Living abroad? These desi food recipes will make you feel right at home

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Make yourself delicious mutton korma to some home feels

An immigrant dreams to go back home, to the far country, where the parents are alive and well, the childhood family home is bustling with activity and the aroma of freshly-cooked food emanates from the lively kitchen. However, many from amongst us go back to a home where the parents are no more and the family kitchen is no more a hustle bustle of activity, the way we left it many years ago.

Yes, it wasn’t frozen in time, but as I learnt on my two recent trips to Pakistan, if we are lucky and blessed enough to have a loving extended family in Pakistan, willing to shower us with tender loving care (i.e. home-made food), we feel fulfilled and loved, and leave Pakistan with the warmth that comes with visiting ‘home’.

I am most happy to say that my sweet aunt cooked the most delicious food for me. Upon landing in Karachi, my siblings and I, with our respective spouses, were invited for a lavish meal of biryani, shami kebab and mutton qorma, accompanied by many other side dishes. And the conversation around the table was as lively as it could have been. We chatted up a storm, feeling at home, because of the warmth of our wonderful hosts and the home-made feast they laid out for us.

The biryani at the table was of a unique kind. It was as elegant as pulao, and as delicious as the best biryani you’ve ever had. I will be sharing that recipe with you soon, as soon as I acquire it. Leaving the home of our hosts, and on returning to my family home, I felt fulfilled, appreciating the bonds that food enables to flourish.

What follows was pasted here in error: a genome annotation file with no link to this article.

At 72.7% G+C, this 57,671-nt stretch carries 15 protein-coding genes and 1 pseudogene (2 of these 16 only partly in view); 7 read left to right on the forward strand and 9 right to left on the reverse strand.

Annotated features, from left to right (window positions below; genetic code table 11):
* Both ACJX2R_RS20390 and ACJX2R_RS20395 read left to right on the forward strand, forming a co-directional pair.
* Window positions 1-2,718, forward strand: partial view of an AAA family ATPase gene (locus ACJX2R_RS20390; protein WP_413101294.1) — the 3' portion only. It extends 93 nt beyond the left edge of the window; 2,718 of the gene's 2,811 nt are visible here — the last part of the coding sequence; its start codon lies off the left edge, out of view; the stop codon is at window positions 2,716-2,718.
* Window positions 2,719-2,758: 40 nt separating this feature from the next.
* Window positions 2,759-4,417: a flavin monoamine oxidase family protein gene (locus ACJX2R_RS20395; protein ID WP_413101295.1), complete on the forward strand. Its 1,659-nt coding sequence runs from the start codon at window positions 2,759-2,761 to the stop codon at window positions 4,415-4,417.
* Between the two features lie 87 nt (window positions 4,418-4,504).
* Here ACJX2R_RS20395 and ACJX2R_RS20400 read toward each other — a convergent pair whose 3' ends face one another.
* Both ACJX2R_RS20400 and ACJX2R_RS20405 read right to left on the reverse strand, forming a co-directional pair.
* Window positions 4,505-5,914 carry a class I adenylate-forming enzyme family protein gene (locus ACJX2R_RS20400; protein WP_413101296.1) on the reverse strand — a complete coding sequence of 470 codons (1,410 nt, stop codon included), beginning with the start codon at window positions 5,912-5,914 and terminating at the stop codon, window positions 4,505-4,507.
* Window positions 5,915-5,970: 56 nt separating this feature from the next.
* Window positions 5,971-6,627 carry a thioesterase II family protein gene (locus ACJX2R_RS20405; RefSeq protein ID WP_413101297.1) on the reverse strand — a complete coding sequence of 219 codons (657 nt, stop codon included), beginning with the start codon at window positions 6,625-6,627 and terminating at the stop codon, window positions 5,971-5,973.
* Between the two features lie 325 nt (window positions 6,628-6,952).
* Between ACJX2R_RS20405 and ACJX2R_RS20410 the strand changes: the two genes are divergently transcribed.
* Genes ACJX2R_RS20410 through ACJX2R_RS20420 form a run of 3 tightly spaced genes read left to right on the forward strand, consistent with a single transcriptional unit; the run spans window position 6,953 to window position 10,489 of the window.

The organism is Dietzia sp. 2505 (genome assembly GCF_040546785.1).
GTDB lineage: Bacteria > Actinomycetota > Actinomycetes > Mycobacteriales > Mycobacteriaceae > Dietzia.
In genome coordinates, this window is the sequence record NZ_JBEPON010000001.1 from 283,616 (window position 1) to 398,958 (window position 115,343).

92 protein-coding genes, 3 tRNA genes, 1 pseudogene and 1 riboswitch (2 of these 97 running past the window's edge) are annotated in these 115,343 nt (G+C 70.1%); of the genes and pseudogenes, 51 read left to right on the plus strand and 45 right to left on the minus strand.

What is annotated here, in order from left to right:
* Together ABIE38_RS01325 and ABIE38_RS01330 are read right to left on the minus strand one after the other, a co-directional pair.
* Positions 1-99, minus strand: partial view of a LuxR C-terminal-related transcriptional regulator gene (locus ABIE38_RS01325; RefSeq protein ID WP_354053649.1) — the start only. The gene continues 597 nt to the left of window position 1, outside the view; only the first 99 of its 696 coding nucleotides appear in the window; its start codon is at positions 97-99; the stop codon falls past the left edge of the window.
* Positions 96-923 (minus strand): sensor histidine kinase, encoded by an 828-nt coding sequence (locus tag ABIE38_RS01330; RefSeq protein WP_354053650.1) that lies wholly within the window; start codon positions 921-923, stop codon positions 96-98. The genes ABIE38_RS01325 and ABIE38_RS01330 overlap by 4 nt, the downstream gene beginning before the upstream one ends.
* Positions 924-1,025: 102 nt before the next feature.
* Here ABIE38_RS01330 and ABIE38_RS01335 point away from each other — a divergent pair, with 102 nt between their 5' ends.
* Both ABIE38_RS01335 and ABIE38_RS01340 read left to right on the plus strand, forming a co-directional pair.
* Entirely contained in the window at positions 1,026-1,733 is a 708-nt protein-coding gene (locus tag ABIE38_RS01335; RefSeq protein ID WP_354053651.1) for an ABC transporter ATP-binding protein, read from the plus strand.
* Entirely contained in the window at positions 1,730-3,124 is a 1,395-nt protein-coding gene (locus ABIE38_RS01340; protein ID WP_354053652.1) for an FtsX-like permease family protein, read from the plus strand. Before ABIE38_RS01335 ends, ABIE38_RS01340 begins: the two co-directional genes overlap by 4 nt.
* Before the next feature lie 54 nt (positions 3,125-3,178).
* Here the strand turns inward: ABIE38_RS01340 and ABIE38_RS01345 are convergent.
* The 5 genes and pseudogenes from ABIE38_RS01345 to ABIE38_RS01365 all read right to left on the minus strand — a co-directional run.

The next few days that I was in Karachi, my dearest aunt sent me home-made food every day. The menu was impeccable, the cooking mother-perfect and the feeling indescribable — from tehrri to chicken curry, karrhi to qeema karalay, parathay to kebab. Degchis (pots) of hot food found its way to our house and, in the process, left me with the sweetest feeling of belonging.

We belong to our parents, country, siblings, family and friends because we break bread together. We feast together, and the mothers who cook for us (may they be ours or someone else’s) leave us feeling nourished. They remind us that food creates the sweetest bonds, and that childhood kitchen smells are still waiting for all immigrants. Thank you mothers and motherland, for always embracing us.

MUTTON QORMA

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Ingredients (serves 6 to 8)

6 to 8 oz oil

3 lbs mutton or chicken

1 tsp heaped finely chopped fresh ginger

1 tsp heaped finely chopped fresh garlic

3 medium sized onions (finely sliced)

2 or 3 cinnamon sticks

½ tsp cloves

½ tsp black peppercorns

2 or 3 black cardamoms

14 to 16 green cardamoms, split

4 bay leaves

2 tbs kewra water (pandanus water)

2 to 3 tbs almonds (optional)

Salt to taste

2 tsp red chilli powder

1 ½ tsp coriander powder

½ tsp garam masala powder

1 ½ tsp cumin powder

12 oz yoghurt

56 to 64 oz water if cooking mutton; 40 to 48 oz water if cooking chicken

Method

Heat oil, fry onions until golden brown, drain onions and set aside. In the same oil fry whole garam masalas and green cardamom for a couple of minutes, and then add meat.

Maintaining high heat, fry the meat, and add ginger garlic, yoghurt, powdered masalas, salt and fried onions.

Braise meat for 10 to 15 minutes, stirring constantly.

Bring water to boil and add to meat, letting the korma boil for a few minutes and lowering the heat to medium.

Let cook, adding bay leaves and kewra water. Once the curry thickens, and the meat becomes tender and oil separates your qorma is ready to be served.

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